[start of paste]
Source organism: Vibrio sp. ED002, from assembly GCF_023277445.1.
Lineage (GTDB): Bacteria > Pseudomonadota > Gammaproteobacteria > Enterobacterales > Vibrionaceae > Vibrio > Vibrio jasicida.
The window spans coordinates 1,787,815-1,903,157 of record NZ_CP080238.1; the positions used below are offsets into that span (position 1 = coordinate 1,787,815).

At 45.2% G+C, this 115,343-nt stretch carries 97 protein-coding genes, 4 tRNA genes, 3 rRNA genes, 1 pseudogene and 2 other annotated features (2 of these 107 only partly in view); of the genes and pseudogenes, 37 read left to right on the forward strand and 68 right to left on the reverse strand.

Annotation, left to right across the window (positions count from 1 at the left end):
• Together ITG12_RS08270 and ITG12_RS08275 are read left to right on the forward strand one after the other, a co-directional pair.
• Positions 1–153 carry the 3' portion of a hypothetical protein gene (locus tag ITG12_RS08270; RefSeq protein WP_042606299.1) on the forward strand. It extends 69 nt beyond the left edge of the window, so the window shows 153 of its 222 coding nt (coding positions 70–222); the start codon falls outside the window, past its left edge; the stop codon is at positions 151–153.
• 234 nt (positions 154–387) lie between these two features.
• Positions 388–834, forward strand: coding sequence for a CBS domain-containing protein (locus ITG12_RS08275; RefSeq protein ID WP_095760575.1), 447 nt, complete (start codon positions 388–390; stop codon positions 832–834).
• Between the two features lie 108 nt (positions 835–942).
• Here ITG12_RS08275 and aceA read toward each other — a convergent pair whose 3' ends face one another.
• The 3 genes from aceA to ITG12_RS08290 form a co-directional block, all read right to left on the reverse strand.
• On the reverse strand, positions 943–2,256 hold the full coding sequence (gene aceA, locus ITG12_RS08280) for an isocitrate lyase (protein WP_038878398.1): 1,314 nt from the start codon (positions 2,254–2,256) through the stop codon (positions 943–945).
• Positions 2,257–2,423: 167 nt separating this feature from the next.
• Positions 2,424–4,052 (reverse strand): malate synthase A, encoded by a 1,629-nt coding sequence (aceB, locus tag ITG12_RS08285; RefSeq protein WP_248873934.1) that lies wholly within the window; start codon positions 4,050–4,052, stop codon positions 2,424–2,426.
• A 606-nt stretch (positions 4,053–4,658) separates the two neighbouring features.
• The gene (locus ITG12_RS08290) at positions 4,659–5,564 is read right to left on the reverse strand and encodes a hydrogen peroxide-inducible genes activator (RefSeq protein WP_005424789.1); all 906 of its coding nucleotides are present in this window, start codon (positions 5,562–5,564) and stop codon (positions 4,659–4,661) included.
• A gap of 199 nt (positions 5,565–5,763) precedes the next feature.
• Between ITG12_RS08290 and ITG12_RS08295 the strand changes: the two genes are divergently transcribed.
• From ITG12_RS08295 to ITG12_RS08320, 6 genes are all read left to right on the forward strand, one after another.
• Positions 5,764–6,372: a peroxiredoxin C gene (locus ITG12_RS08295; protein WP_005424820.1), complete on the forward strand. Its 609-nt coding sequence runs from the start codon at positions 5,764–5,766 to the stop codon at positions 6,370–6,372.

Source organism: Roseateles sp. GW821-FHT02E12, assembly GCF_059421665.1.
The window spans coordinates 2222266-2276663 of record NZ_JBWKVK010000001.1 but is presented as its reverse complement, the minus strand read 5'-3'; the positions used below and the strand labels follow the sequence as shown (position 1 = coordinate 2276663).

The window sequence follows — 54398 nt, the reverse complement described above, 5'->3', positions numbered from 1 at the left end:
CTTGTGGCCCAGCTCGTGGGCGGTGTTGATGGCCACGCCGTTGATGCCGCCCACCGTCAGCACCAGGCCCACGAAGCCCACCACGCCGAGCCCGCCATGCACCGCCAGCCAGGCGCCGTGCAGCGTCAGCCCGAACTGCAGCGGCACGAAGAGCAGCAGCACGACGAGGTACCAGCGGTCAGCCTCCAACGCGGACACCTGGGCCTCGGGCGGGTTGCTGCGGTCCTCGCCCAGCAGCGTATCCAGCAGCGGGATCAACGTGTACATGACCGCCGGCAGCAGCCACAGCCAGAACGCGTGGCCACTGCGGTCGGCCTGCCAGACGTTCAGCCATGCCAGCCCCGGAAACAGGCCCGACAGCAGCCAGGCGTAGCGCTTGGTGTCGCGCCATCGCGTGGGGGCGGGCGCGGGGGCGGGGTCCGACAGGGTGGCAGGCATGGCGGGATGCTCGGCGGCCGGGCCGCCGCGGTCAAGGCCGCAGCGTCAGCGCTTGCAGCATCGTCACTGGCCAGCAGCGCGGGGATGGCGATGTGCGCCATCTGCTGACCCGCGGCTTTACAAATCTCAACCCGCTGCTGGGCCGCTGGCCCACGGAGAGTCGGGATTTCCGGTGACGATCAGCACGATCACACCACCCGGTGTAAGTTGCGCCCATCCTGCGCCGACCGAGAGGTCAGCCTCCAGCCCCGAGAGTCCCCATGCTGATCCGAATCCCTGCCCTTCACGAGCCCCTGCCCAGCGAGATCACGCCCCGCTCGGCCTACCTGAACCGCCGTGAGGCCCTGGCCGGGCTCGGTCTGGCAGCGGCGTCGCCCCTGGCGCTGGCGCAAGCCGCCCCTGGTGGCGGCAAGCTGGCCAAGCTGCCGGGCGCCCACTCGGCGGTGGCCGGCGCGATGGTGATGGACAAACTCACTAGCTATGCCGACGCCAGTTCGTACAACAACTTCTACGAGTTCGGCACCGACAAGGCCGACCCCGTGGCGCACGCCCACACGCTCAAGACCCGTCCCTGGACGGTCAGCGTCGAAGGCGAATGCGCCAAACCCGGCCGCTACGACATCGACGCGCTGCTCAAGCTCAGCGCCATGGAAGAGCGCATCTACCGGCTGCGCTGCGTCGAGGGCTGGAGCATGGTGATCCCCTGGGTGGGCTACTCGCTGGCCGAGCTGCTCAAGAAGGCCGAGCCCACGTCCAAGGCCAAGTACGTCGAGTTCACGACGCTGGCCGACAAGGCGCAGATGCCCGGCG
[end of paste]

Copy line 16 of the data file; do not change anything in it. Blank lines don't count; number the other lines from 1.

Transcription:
• A 606-nt stretch (positions 4,053–4,658) separates the two neighbouring features.